ADHD makes it difficult for your husbands to perform the tasks of household management, but it's the gender roles of our culture that tell him it's okay not to pull his weight, and that tell you it's your job to pull it for him. Even in 2018. I have considered myself a feminist since I learned the word as a child, and I still found myself being the household manager and the caretaker so many, many times. "Did you remember to call the doctor about your back?" "I'll call and see if your prescription is ready." "Don't forget to pick up the bread." "Remember you have to be home for the plumber this afternoon." When I'm living by myself, I forget to do pretty much everything and live in a constant state of chaos. But when I lived with my boyfriend, I threw all of my paltry organizational energies into making our household work because somehow I thought that's what I was supposed to do. As it happened, he had ADHD, and I wasn't diagnosed yet. I thought, "Oh, I have to help him with these things because they're hard for him." I now know my ADHD is a lot more severe than his, and in retrospect I don't know how I failed to see it. He was profoundly supportive of me: he helped me with schoolwork I struggled with, and the emotional support and unconditional love he gave me were life-changing. He put time and energy into our home, too: he did all the cleaning (and my messiness really got on his nerves) and his good taste in furniture and curtains and such made our home beautiful. But I was the scheduler, the rememberer, the coordinator, the expense spreadsheet maker. I share this with you because if a card-carrying feminist with really severe ADHD took on that household management role for her male partner, there's something more going on here than "people with ADHD are irresponsible." These gender roles are hard to shake. If your husband is insensitive and unkind to you, to boot, that makes it that much harder. But it's not because of ADHD that your husband isn't pulling his weight. Even though I took on that managerial role, my male partner with ADHD was wonderful and supportive and kind, and it was an equal partnership.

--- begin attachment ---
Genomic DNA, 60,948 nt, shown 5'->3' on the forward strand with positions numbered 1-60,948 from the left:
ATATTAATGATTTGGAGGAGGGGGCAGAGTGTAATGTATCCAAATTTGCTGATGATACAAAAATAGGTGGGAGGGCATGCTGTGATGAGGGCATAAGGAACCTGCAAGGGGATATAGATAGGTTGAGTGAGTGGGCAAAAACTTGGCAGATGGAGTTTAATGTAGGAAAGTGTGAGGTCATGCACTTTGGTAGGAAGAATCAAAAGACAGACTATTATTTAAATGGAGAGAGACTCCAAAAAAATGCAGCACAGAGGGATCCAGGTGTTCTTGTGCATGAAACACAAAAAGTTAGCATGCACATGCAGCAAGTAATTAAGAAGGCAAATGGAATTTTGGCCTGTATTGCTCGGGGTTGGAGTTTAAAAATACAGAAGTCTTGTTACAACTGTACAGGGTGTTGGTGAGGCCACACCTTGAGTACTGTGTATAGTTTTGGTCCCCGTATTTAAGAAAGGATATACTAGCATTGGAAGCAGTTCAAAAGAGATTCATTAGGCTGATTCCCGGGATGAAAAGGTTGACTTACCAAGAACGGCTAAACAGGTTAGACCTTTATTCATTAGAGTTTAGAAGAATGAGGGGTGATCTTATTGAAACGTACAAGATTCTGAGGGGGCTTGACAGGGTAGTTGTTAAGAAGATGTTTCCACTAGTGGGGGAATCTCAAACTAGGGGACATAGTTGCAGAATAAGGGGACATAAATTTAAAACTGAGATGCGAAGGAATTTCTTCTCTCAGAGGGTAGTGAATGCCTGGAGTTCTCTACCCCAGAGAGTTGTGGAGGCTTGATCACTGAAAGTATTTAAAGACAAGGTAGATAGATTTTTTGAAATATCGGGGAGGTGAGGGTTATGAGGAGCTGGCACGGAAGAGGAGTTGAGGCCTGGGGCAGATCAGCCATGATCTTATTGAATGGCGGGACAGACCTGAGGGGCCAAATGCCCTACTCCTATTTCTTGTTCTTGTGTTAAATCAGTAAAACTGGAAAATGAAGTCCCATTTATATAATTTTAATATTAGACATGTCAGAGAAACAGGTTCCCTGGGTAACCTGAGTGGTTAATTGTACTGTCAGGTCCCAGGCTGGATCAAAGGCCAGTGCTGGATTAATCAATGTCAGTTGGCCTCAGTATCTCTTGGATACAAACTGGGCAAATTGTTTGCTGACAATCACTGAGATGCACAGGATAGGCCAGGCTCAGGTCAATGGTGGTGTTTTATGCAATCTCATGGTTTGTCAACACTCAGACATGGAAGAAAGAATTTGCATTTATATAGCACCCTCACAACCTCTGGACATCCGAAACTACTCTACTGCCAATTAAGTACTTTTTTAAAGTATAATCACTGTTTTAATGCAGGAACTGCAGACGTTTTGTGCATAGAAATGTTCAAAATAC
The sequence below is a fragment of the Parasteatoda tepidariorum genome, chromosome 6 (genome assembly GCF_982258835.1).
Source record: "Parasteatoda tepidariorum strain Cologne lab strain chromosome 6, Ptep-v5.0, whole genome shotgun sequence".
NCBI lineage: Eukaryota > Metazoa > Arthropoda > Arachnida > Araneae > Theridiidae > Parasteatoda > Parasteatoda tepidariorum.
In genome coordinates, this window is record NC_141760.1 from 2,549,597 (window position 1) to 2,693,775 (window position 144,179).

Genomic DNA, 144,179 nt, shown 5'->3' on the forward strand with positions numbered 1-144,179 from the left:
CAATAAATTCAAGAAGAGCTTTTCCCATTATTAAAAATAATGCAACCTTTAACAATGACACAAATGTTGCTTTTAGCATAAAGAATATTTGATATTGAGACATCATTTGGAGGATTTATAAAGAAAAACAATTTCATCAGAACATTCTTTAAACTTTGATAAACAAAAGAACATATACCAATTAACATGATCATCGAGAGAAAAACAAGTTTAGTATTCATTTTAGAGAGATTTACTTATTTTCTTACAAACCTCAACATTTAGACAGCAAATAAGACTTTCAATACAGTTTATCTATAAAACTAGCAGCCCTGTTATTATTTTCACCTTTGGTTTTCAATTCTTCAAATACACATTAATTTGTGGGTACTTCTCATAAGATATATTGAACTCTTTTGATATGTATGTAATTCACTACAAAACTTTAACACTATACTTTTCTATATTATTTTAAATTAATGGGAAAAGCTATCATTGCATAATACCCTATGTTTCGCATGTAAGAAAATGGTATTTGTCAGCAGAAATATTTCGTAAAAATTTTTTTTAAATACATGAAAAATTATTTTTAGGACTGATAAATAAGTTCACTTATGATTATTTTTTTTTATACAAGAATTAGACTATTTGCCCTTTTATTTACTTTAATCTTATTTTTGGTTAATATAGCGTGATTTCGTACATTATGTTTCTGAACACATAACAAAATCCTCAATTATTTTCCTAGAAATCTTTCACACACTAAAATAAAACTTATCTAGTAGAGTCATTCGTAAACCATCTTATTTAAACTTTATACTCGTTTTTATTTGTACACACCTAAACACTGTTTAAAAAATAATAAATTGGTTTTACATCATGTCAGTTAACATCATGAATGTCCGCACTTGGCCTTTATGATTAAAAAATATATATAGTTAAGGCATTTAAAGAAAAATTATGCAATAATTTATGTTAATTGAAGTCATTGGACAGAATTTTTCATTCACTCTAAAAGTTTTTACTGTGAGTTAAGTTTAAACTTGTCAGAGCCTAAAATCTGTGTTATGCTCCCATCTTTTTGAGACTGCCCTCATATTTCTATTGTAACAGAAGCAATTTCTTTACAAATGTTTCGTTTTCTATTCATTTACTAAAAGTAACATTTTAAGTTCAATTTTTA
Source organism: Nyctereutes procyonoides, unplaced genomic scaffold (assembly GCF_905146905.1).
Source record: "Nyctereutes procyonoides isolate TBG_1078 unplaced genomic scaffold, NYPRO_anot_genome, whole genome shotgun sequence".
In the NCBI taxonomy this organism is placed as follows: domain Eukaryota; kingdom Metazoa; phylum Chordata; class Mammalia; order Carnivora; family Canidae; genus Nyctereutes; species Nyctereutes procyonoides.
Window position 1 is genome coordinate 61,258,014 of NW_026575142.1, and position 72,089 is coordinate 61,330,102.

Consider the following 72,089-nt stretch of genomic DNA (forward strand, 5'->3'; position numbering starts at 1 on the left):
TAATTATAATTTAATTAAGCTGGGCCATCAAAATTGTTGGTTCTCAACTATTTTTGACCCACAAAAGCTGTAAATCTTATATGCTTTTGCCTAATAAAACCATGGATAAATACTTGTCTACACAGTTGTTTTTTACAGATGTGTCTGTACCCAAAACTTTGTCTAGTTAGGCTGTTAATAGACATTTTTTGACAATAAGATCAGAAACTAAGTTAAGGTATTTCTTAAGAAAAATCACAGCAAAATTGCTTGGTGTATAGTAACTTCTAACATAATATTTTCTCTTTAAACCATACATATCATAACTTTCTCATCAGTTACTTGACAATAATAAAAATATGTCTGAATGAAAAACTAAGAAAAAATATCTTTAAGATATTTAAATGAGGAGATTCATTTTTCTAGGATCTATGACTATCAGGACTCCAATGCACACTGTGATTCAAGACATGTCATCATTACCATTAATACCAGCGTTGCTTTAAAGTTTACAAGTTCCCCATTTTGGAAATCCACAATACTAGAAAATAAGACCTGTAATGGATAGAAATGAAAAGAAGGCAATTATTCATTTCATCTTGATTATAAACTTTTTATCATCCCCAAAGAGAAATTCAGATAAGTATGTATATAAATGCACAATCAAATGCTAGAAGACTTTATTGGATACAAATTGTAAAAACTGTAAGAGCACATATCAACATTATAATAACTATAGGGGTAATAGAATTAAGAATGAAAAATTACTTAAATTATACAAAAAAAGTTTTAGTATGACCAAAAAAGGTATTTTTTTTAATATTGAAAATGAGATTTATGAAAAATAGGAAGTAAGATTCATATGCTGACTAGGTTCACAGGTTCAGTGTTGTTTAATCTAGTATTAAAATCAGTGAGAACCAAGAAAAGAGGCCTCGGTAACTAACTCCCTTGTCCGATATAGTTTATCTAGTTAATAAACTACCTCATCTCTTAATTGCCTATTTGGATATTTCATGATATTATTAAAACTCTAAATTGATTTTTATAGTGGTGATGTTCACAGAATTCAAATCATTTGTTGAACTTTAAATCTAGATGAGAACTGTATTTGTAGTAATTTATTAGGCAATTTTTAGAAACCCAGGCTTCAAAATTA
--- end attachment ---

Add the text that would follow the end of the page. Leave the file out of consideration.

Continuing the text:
I saw a number of you say, "How is it that you're supposed to manage all the organizational stuff for your ADHD partner but not enter into a parent-child dynamic?" I can understand that frustration. I have been on both sides of that. I think the most fundamental thing to remember is that your ADHD partner has gifts and strengths to offer to your relationship just as you do. That's why you fell in love with them in the first place. It's true that I really struggle with organizing and time management and memory. But there are lots of things I'm great at. I'm very outgoing, and I make friends easily and introduce them to my partner. I am loving and affectionate. I am spontaneous and flexible and I think fast in a crisis. I make boring things fun. I am warm and know how to make guests feel at home. I'm a terrific problem solver and find effective solutions to problems others give up on. I come up with fun outings for us to go on together. I am a compassionate listener, even though my mind wanders sometimes (I say, "I'm sorry, I care so much about what you're saying, but I just realized my attention was drifting for a little bit there. Can you rewind a few sentences for me?") A respectful relationship honors the strengths and weaknesses of both partners. Your partner has gifts that you don't have.